QCS Senior Writer
The final public forum was held Friday at Mesalands Community College with the last of three finalists in competition to become the college’s next president.
“If hired as Mesalands’ president,” Candidate Thomas W. Newsome said, “my first 100 days in office would consist of me acclimating myself with the community and New Mexico’s legislators, ” he said, adding, “I’m not afraid to go out there and knock on doors to further this college.”
Newsom said he and his wife own property in Angel Fire and have been traveling through eastern New Mexico for some time. He said he been serving as the Art Institute of Dallas’ president for the past 15 years.
Newsom said he was drawn to apply to be Mesalands’ president because of how invested the college is in the community. He said Mesalands offers unique programs such as the wind energy and farrier programs, which, he said, are crucial fields in this region.
“This community has a college they can be incredibly proud of,” Newsom said. “I am very impressed, being on the outside looking in.”
Newsom said he would be ‘highly dedicated” to building programs at Mesalands that help students make the transition between high school and college, and that he would work to assist students in continuing to higher education.
“That is part of a community college’s mission, to start the student on a path of higher education and success,” Newsom said. “It is the responsibility of the college to help students bridge that gap.”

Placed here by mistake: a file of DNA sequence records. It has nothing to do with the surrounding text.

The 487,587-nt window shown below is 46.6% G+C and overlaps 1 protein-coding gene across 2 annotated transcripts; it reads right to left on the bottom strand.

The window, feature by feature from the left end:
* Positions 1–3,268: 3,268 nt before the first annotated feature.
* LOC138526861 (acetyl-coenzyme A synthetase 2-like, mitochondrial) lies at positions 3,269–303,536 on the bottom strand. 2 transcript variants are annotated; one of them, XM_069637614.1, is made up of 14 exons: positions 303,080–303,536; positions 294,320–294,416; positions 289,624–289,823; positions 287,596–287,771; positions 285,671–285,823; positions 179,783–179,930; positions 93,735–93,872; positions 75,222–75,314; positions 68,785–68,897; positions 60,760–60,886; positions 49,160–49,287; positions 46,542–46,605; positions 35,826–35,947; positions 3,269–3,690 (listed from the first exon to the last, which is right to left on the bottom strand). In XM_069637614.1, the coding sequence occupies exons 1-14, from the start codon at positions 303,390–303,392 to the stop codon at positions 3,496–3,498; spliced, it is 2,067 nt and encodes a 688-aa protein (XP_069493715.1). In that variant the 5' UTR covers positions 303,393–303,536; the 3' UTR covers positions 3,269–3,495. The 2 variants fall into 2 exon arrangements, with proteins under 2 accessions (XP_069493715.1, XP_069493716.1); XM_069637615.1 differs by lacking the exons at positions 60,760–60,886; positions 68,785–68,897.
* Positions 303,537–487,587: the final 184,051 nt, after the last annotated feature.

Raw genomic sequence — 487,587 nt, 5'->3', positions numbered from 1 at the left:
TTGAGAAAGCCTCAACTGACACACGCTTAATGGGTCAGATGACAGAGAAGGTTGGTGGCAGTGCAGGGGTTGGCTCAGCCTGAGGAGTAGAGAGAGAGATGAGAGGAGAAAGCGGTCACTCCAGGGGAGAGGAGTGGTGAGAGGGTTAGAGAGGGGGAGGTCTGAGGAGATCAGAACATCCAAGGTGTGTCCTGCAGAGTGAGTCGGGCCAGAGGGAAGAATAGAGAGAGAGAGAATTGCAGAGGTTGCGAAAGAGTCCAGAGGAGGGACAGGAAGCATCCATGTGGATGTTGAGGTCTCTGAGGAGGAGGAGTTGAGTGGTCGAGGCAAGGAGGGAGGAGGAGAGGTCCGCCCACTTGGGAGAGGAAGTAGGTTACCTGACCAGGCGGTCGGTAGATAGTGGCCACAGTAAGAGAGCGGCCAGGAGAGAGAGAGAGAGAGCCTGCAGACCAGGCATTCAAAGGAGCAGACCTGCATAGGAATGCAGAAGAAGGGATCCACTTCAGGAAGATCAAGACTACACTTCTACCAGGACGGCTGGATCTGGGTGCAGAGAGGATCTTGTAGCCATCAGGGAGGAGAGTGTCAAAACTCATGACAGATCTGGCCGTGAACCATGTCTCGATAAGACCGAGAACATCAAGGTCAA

Newsom said that as president of Mesalands, he would work on new ways to inform potential students about the courses, certification programs and degrees that are available at the college. He said the college needs find new, effective ways to use brochures, commercials and the Internet to promote the possible career preparation opportunities that await students at Mesalands.
Newsom said that while he would bring much strength through his experience as president of the Art Institute of Dallas, he admits he is not too knowledgeable about agriculture.
“I know that is very important and vital industry to this area,” Newsom said. “I will not say I am something I am not.”
He said, however, that he would do all that he could to understand those fields and how the college can make impact in those fields.
“The only way I will learn is to get out there (and) spend time with the ranchers, farmers and students vested in those fields,” Newsom said. “The other candidates may know more about those fields, though I feel I have a higher passion for education and for the need to be hands-on when it comes to learning.”
Newsom said his hands-on approach to teaching and learning is also a part of his management strategy. He said he would meet with staff to let them know what the expectations are to be a part of the college faculty and staff.
“I would strive to ensure they are the right fit for Mesalands,” Newsom said. “They must help the college move in the right direction and I must ensure they do not do injustice to the students or institution.”
Jim Streetman, trustee and presidential screening committee chairman said, “These public forums have been a success and we have had some great questions raised from the public and students.”
Streetman said there would be a special meeting of the board of trustees on Monday at 5:30 p.m., with an executive session to further discuss the candidates who visited Mesalands.
Streetman would not comment on whether the board would announce a decision Monday